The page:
Linear A Texts, Part 1

Stuart Harris BS, MS, MBA

Minoan texts describe an elaborate world of ceremony and celebration, love and poetry, weddings and dances, accounting and mathematics, weaving and farming, fishing and brewing, building and storekeeping, government and election.

These inscriptions reveal their origin, names of deities and cities, songs they played at weddings, parts of a loom, and types of fish. A ceremonial cup tells how to conduct an Easter ceremony. A 19-syllable poem laments an old woman taken away in marriage, while a 16-syllable poem celebrates love. A baker lists equipment for apprentices, a lover inscribes a gold pin, a merchant inventories leather wine bags, a factory orders looms and yarn for weaving, a priestess inscribes a gold ring with instructions on how to mediate, and two farms tally their acreage and assets. The governing council of women at Knossos called Hanna presented an inscribed cup of white clay to a woman from Poland in charge of storage facilities. They sang the word 'Eheys' meaning 'Harmony, Integrity, Perfection, Unity, One', retained in Greek 'eiz' meaning 'one'.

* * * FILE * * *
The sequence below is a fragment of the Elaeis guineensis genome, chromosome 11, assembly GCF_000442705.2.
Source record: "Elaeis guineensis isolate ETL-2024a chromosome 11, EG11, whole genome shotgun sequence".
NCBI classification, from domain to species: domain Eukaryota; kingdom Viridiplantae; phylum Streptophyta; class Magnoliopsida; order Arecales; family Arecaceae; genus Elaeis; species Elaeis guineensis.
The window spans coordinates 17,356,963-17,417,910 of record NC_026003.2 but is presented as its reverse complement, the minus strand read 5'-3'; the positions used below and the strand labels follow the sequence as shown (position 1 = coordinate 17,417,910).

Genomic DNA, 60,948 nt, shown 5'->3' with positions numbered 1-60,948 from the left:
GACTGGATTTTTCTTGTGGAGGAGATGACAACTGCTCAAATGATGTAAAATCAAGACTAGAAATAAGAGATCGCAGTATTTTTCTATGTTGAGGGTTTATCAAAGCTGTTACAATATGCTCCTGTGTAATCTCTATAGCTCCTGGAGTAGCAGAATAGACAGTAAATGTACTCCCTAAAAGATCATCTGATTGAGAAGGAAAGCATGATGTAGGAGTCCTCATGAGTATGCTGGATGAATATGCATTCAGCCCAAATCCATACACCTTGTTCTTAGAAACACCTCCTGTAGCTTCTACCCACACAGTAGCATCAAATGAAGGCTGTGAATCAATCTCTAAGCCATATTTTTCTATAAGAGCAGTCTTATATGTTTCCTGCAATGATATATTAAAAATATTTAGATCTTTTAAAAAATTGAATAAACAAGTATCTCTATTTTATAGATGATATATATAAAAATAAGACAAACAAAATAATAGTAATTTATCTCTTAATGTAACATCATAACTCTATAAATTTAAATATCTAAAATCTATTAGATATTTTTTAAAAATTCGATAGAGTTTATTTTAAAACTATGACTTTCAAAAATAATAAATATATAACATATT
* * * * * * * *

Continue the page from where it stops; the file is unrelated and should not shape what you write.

Part 1 translates Linear A texts prior to the eruption of Thera in 1628 BC, before there were dialects, when Finnish sounded much like it does today.

Part 2 translates texts after Thera, most with a distinctive dialect that changed the vowel sound of the second vowel. Several words with this dialect survived in Greek Linear B.

The most important inscription comes from a black stone cup found by Alexandra Karetsou in a crevice on Mount Juktas. Its eight stanzas employ six deities who participate in a dawn ceremony accompanied by lyre, pipe and caxixi (shee-shee) rattle. A secret code using the first letter of each stanza names the first ruling couple of Minoan Crete:

1) a general from Zeeland in Denmark, son of Doros, named Tekitammis, Taurus, Zeus, Ukko;
2) a priestess from Jutland in Denmark, daughter of Agenor and Telephassa, named KKorea, Core, Europa, Eos.